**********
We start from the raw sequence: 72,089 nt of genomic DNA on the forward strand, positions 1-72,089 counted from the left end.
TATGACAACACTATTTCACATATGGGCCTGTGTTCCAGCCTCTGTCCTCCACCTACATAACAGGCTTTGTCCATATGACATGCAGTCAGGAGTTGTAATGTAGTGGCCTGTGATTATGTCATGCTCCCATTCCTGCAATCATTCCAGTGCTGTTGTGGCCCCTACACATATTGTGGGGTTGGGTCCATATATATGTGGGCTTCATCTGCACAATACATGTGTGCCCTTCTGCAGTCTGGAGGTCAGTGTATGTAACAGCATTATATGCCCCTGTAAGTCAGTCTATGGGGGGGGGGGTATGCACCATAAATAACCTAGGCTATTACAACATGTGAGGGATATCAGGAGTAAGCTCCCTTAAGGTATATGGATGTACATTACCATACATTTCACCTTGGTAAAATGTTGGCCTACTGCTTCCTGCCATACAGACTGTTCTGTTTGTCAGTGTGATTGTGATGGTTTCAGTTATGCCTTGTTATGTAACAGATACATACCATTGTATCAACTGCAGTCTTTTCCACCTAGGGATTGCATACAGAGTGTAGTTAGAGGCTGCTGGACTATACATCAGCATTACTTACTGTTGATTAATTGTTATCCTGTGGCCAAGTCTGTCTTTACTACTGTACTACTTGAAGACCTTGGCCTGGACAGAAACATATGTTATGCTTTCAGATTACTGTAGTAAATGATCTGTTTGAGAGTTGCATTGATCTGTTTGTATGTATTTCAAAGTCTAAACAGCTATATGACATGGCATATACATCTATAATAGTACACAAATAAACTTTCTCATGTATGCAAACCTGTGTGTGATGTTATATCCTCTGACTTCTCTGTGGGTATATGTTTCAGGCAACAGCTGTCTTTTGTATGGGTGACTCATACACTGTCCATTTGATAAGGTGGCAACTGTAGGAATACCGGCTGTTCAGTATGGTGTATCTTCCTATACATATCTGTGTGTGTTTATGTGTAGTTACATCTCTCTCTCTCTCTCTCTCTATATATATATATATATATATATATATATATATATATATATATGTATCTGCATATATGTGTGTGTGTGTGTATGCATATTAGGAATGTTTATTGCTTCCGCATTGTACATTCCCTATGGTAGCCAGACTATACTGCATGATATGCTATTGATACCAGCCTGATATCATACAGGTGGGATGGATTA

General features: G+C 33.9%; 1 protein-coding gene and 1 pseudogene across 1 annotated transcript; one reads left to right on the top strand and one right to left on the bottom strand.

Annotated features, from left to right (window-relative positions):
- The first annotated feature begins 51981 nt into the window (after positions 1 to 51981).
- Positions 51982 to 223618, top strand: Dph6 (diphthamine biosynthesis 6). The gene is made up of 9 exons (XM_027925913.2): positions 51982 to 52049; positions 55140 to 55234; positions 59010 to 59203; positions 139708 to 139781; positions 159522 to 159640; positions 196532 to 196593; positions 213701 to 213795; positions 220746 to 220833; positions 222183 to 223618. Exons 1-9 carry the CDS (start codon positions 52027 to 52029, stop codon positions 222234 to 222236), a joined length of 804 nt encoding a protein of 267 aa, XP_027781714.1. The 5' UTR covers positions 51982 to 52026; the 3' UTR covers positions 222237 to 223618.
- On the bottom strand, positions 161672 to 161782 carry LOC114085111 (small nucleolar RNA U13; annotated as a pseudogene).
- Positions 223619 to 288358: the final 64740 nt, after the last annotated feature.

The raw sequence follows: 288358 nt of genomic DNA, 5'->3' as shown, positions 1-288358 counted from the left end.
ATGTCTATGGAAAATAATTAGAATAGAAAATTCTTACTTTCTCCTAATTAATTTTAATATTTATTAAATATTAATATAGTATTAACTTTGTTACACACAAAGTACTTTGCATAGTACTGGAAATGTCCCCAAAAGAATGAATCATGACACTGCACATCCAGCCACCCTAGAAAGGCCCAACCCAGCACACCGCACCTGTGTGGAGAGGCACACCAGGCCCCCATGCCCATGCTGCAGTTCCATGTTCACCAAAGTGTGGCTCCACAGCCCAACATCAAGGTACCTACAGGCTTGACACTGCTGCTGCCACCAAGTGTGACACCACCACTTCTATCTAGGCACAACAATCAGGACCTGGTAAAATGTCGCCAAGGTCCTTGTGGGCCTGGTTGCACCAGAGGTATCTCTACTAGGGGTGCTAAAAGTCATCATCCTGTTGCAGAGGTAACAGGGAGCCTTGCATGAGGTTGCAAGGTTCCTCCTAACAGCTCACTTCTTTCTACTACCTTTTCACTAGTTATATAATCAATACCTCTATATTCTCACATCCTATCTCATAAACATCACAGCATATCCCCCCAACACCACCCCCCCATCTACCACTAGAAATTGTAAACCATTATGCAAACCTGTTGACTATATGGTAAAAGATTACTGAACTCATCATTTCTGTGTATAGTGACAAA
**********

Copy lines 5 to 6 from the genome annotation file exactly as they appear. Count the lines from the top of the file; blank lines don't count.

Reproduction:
- The first annotated feature begins 51981 nt into the window (after positions 1 to 51981).
- Positions 51982 to 223618, top strand: Dph6 (diphthamine biosynthesis 6). The gene is made up of 9 exons (XM_027925913.2): positions 51982 to 52049; positions 55140 to 55234; positions 59010 to 59203; positions 139708 to 139781; positions 159522 to 159640; positions 196532 to 196593; positions 213701 to 213795; positions 220746 to 220833; positions 222183 to 223618. Exons 1-9 carry the CDS (start codon positions 52027 to 52029, stop codon positions 222234 to 222236), a joined length of 804 nt encoding a protein of 267 aa, XP_027781714.1. The 5' UTR covers positions 51982 to 52026; the 3' UTR covers positions 222237 to 223618.